Do tourists tip more than local consumers? Evidence of taxi rides in New York City
Amir Borges Ferreira Neto,
Adam Nowak and
Amanda Ross ()
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Adam Nowak: West Virginia University, Department of Economics
No 17-14, Working Papers from Department of Economics, West Virginia University
We revisit the mechanisms that drive tipping behavior by comparing tourists and locals in New York City. It is unlikely a tourist will tip as a way of enforcing repeated interactions since they are not from the area, while a local may tip as an enforcement mechanism. However, if people tip because of social norms, we should see both tourists and locals tipping similar amounts. We compare locals and tourists who are theatergoers to control for education and income, as these factors are likely to affect tipping behavior. Using data from the New York City and Limousine Commission on yellow taxis, we identify tourists as those trips leaving from or going to a hotel and theatergoers as trips where the drop off or pick up is near Broadway within 30 minutes of the beginning or end of a show. Our results suggest that tourists and theatergoers tip more than locals and non-theatergoers, and tourists who are theatergoers tip even more, between 0.51% and 0.67% more. These results are robust across specifications and suggest that social norms are likely driving tipping behavior.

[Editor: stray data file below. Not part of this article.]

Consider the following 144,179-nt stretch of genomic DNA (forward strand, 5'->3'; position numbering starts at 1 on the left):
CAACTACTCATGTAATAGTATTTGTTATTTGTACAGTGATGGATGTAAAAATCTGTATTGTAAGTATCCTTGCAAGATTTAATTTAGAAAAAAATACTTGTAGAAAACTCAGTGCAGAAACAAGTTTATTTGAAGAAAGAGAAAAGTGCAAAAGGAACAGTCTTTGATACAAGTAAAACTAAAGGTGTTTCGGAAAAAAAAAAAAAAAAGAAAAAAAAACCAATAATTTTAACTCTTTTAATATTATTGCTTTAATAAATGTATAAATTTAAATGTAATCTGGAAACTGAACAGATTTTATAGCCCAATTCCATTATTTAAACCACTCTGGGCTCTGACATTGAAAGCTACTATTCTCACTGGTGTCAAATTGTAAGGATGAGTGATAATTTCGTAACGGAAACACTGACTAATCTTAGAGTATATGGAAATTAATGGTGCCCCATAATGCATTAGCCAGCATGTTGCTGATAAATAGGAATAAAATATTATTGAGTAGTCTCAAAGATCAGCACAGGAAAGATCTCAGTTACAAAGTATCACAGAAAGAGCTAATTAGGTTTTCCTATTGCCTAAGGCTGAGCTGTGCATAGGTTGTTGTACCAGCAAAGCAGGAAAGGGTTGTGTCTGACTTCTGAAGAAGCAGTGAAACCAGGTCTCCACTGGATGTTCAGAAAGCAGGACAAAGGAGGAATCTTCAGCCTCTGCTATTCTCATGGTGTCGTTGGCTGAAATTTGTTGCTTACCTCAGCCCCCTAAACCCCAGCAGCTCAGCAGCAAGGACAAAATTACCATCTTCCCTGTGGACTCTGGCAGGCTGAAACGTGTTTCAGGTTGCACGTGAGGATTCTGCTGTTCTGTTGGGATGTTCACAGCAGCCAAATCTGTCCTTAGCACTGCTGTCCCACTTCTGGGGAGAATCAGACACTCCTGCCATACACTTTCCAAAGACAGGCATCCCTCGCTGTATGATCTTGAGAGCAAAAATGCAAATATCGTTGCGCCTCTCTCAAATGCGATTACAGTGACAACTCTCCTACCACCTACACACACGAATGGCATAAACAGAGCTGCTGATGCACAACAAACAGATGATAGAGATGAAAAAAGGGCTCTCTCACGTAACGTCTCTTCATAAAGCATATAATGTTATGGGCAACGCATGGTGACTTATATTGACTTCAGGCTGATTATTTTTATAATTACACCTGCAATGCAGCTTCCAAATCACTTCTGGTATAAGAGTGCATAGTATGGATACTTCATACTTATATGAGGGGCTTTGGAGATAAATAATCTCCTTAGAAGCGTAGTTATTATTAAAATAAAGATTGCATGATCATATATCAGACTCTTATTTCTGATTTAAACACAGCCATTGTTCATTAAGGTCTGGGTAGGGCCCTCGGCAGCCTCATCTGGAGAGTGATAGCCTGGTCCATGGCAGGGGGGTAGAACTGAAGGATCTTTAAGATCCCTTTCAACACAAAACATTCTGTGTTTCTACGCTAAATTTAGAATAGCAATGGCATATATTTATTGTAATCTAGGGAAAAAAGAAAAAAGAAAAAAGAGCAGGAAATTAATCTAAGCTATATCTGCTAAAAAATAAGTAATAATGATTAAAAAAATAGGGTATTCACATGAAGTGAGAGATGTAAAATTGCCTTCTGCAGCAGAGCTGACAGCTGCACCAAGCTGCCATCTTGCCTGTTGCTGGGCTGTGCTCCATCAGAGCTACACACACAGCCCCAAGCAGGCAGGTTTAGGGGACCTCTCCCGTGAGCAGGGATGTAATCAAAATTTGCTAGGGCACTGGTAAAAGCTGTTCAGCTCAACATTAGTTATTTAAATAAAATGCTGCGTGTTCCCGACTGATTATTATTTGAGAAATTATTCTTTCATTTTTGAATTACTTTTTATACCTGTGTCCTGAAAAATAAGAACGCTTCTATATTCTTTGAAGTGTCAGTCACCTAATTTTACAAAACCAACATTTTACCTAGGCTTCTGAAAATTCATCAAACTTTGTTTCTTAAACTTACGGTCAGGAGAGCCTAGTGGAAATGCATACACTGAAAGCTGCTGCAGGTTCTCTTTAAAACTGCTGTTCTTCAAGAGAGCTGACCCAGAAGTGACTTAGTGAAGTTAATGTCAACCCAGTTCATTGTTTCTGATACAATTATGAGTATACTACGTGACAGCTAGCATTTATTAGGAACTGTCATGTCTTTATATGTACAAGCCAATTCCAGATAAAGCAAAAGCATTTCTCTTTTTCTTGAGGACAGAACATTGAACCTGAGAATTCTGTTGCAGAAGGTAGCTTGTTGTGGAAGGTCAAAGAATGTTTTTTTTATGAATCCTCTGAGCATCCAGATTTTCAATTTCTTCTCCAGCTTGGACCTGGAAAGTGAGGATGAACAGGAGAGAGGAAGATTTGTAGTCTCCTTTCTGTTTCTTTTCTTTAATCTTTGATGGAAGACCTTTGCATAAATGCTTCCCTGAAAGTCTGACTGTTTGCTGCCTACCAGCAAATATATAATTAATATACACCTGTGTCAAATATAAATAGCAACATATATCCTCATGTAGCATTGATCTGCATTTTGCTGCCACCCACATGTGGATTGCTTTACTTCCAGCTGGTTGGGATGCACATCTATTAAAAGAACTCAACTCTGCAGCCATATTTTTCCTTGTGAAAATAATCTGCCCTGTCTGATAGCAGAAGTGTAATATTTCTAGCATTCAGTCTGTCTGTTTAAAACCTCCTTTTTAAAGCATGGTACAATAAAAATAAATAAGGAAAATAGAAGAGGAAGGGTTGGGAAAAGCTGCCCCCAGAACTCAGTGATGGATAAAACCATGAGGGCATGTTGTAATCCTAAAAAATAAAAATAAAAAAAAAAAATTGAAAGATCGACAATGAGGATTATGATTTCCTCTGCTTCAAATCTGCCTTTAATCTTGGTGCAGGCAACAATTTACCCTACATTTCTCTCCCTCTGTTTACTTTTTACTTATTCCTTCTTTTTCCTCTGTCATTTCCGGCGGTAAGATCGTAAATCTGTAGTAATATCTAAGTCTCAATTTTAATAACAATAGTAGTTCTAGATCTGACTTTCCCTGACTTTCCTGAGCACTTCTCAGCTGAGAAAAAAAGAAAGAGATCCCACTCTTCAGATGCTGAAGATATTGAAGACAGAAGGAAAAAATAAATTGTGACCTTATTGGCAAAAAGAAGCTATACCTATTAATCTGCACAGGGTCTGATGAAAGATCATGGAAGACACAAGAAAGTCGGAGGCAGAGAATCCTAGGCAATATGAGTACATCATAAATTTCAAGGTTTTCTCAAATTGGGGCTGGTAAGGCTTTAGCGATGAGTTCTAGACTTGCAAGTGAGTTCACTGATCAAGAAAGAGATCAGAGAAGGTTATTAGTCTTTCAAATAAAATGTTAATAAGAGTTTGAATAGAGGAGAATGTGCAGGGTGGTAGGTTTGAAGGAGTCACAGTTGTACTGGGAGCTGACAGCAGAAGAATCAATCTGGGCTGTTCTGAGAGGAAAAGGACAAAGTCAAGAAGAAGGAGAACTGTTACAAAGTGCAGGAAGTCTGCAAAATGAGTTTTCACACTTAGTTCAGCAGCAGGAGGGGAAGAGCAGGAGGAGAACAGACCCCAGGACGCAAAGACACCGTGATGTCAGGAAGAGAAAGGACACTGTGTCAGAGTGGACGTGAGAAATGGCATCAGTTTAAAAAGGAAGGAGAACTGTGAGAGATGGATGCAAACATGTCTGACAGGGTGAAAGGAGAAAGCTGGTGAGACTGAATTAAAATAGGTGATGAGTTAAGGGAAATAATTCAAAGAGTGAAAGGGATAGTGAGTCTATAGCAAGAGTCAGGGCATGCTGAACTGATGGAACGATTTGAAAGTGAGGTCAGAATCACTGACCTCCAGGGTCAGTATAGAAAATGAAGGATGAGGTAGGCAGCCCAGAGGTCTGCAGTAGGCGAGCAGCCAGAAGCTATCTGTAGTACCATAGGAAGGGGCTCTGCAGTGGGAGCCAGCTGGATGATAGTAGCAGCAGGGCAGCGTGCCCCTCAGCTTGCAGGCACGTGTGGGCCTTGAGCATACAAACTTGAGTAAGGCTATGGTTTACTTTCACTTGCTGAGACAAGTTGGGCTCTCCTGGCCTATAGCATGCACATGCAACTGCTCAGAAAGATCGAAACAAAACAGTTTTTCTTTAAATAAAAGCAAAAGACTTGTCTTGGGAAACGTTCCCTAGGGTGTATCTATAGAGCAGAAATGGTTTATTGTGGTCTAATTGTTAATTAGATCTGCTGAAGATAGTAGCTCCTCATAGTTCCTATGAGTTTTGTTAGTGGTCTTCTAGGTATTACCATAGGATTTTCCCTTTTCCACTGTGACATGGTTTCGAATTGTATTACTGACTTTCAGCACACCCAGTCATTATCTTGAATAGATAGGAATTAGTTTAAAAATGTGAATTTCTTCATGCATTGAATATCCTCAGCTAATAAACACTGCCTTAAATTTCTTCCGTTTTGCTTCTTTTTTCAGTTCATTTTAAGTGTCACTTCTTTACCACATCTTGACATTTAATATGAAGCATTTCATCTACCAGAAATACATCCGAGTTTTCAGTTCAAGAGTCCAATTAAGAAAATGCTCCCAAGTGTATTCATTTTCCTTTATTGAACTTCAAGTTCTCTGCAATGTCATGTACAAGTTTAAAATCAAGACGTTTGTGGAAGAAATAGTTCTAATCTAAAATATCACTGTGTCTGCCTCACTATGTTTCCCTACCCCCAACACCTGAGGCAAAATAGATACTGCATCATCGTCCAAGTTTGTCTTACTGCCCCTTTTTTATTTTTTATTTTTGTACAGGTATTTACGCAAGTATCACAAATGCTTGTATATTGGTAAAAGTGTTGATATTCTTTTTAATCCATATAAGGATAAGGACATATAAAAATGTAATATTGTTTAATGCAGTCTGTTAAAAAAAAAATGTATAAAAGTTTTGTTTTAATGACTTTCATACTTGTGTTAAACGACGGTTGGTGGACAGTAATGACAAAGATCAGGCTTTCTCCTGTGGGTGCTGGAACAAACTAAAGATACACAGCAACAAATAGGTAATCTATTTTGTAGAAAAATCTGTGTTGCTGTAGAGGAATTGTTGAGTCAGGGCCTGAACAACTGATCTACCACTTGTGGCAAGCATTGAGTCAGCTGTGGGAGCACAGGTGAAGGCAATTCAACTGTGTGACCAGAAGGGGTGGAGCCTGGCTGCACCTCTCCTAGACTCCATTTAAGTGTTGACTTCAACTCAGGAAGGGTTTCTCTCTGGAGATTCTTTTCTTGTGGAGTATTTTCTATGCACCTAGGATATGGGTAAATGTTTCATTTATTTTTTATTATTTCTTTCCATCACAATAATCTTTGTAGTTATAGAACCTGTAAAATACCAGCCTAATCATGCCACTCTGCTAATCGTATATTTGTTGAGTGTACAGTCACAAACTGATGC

Keywords: tipping behavior; social norms (search for similar items in EconPapers)
Pages: 32 pages
New Economics Papers: this item is included in nep-tur and nep-ure
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